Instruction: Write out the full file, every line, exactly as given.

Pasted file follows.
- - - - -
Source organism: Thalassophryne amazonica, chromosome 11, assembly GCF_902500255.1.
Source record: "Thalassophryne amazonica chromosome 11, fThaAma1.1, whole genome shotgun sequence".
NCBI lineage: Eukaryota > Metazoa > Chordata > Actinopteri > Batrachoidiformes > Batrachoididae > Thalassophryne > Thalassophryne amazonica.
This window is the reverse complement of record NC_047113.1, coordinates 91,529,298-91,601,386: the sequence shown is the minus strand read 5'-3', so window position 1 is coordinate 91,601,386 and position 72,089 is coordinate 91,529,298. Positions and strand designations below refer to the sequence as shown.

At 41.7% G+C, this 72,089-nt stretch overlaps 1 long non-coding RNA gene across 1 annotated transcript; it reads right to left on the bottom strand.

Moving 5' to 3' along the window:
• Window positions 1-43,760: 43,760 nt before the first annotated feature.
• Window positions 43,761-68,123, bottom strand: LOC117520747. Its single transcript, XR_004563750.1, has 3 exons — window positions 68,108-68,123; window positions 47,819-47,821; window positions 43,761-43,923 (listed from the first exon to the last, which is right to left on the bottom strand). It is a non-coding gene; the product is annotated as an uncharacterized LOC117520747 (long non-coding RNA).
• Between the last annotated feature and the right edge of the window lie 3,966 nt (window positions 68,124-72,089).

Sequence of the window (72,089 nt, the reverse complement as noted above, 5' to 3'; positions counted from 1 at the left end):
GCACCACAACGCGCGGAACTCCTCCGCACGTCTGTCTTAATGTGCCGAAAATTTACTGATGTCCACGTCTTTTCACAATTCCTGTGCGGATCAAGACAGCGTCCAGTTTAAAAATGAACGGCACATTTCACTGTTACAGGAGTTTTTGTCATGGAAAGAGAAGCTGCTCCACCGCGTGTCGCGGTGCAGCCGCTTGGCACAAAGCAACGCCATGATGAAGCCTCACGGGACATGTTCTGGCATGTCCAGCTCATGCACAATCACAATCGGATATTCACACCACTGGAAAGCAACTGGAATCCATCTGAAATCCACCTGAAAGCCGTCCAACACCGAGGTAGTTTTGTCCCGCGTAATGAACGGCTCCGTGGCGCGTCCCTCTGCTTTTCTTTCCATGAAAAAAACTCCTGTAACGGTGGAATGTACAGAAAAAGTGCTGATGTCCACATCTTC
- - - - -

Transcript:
Source organism: Thalassophryne amazonica, chromosome 11, assembly GCF_902500255.1.
Source record: "Thalassophryne amazonica chromosome 11, fThaAma1.1, whole genome shotgun sequence".
NCBI lineage: Eukaryota > Metazoa > Chordata > Actinopteri > Batrachoidiformes > Batrachoididae > Thalassophryne > Thalassophryne amazonica.
This window is the reverse complement of record NC_047113.1, coordinates 91,529,298-91,601,386: the sequence shown is the minus strand read 5'-3', so window position 1 is coordinate 91,601,386 and position 72,089 is coordinate 91,529,298. Positions and strand designations below refer to the sequence as shown.

At 41.7% G+C, this 72,089-nt stretch overlaps 1 long non-coding RNA gene across 1 annotated transcript; it reads right to left on the bottom strand.

Moving 5' to 3' along the window:
• Window positions 1-43,760: 43,760 nt before the first annotated feature.
• Window positions 43,761-68,123, bottom strand: LOC117520747. Its single transcript, XR_004563750.1, has 3 exons — window positions 68,108-68,123; window positions 47,819-47,821; window positions 43,761-43,923 (listed from the first exon to the last, which is right to left on the bottom strand). It is a non-coding gene; the product is annotated as an uncharacterized LOC117520747 (long non-coding RNA).
• Between the last annotated feature and the right edge of the window lie 3,966 nt (window positions 68,124-72,089).

Sequence of the window (72,089 nt, the reverse complement as noted above, 5' to 3'; positions counted from 1 at the left end):
GCACCACAACGCGCGGAACTCCTCCGCACGTCTGTCTTAATGTGCCGAAAATTTACTGATGTCCACGTCTTTTCACAATTCCTGTGCGGATCAAGACAGCGTCCAGTTTAAAAATGAACGGCACATTTCACTGTTACAGGAGTTTTTGTCATGGAAAGAGAAGCTGCTCCACCGCGTGTCGCGGTGCAGCCGCTTGGCACAAAGCAACGCCATGATGAAGCCTCACGGGACATGTTCTGGCATGTCCAGCTCATGCACAATCACAATCGGATATTCACACCACTGGAAAGCAACTGGAATCCATCTGAAATCCACCTGAAAGCCGTCCAACACCGAGGTAGTTTTGTCCCGCGTAATGAACGGCTCCGTGGCGCGTCCCTCTGCTTTTCTTTCCATGAAAAAAACTCCTGTAACGGTGGAATGTACAGAAAAAGTGCTGATGTCCACATCTTC